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Since I think buying a second hand smartphone will please the environment more than buying a new one I am planning to buy one. I already considered things like quality, battery etc. But there is still one more thing I am not sure about: Planned obsolescence. How would this affect me? I don't like the thought buying a one year old smartphone and getting in trouble after another year.

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    A similar question about avoiding planned obsolescence products in general can be found here – THelper Sep 7 '15 at 6:28
  • I own a Android smartphone that's now more than 5 years old. It still works great, but one thing I'm starting to have trouble with is the amount of storage capacity. It seems apps are getting bigger all the time and I recently had to remove a few little used apps so I can keep running (and updating) my favorite ones. – THelper Sep 7 '15 at 6:41
  • Worth checking forums like XDA to see if a phone has a lot of developers interested in developing and maintaining custom ROMs. Some phones -not always the high-end ones - do better than others, e.g. if they are particularly easy or fun for hackers to work with. Having people who develop custom ROMs and port new versions of Android can really extend the life of a phone in terms of support for apps. – aucuparia Sep 7 '15 at 11:02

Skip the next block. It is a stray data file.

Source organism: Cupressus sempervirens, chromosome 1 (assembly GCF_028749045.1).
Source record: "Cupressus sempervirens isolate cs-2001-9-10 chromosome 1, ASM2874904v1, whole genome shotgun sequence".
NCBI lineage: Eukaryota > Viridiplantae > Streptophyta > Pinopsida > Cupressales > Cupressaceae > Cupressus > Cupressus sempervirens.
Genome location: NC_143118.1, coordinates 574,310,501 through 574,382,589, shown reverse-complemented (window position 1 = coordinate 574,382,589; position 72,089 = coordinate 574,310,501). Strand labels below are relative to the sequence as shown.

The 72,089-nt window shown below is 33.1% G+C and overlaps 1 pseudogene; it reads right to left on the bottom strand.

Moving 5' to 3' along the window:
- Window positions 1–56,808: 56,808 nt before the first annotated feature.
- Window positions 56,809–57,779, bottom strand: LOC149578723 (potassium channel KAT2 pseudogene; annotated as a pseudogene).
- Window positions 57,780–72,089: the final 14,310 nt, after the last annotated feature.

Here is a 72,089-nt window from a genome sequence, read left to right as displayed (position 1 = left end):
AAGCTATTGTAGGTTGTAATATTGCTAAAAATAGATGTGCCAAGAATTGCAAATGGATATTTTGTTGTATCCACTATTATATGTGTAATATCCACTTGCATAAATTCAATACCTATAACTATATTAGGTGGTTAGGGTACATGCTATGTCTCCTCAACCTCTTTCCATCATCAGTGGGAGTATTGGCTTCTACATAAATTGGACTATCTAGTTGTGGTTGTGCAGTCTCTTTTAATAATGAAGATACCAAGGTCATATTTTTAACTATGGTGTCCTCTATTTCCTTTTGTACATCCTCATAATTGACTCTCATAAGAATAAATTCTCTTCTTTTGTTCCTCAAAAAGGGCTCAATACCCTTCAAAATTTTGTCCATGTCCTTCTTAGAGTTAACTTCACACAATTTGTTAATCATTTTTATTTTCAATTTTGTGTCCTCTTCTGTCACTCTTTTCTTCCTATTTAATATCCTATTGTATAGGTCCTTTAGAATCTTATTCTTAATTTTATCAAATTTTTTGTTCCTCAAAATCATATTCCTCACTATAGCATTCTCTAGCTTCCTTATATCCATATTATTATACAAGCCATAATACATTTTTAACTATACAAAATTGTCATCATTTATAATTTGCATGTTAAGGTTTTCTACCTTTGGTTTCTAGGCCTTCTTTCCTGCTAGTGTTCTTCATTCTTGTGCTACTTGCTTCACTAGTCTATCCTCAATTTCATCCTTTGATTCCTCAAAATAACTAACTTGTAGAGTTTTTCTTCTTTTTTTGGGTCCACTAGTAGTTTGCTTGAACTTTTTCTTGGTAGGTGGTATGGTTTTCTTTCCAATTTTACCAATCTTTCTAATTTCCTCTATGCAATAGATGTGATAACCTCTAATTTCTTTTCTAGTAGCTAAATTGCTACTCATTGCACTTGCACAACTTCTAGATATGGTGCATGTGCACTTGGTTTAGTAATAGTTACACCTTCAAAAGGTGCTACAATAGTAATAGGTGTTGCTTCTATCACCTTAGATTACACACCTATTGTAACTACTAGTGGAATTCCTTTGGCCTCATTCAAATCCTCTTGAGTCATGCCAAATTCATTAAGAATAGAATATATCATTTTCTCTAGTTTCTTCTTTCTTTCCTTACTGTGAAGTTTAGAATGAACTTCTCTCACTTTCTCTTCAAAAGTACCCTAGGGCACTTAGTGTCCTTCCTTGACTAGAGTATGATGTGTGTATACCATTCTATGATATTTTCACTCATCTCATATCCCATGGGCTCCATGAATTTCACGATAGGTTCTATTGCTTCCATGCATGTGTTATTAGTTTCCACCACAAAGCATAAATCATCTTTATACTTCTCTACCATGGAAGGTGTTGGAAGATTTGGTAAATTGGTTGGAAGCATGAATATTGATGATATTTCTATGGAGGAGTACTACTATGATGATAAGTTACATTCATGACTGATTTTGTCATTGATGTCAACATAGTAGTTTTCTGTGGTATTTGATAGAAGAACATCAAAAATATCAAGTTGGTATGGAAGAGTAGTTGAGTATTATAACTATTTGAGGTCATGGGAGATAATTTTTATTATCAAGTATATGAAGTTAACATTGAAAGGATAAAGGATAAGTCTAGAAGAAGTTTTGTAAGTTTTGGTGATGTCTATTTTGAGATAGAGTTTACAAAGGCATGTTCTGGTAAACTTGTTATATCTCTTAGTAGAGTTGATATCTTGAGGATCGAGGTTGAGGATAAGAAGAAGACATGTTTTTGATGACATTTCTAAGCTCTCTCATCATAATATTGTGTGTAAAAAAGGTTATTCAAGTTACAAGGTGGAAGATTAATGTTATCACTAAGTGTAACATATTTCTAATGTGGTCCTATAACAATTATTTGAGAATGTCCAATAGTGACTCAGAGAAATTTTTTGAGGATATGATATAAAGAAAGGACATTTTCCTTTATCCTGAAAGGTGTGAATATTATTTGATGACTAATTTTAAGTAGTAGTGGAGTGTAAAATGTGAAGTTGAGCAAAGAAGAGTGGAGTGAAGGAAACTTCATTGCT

• I know a number of Apple users that report difficulties with their two generations old iPhones. Updates in operating systems such as iOS often don't work well or at all on older models. You may not be able to replace (or add) accessories such as cases, plugs, etc. Cell phone batteries are often difficult and costly to replace. Remeber to follow the maufacturers recommendations how to delete all personal data from a phone when selling, donating or "trashing." – JJLL Sep 27 '15 at 18:36
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Every modern manufactured item has a limited life. The trick with buying a second hand phone is to get the most recently produced second hand phone you can get.

Some issues with phones:

  • Depending on which country you live in, the cellular phone system will be running a number of systems from 2G to 4G or 5G. Recently I received notification from my phone company that within a few months their 2G phone system will be shut down. Consequently, it will only be running 3G & 4G, while getting ready for 5G. A phone that is more than 5 or 6 years old could be a 2G device. Ask your service provider if it has a schedule for closing older parts of its system.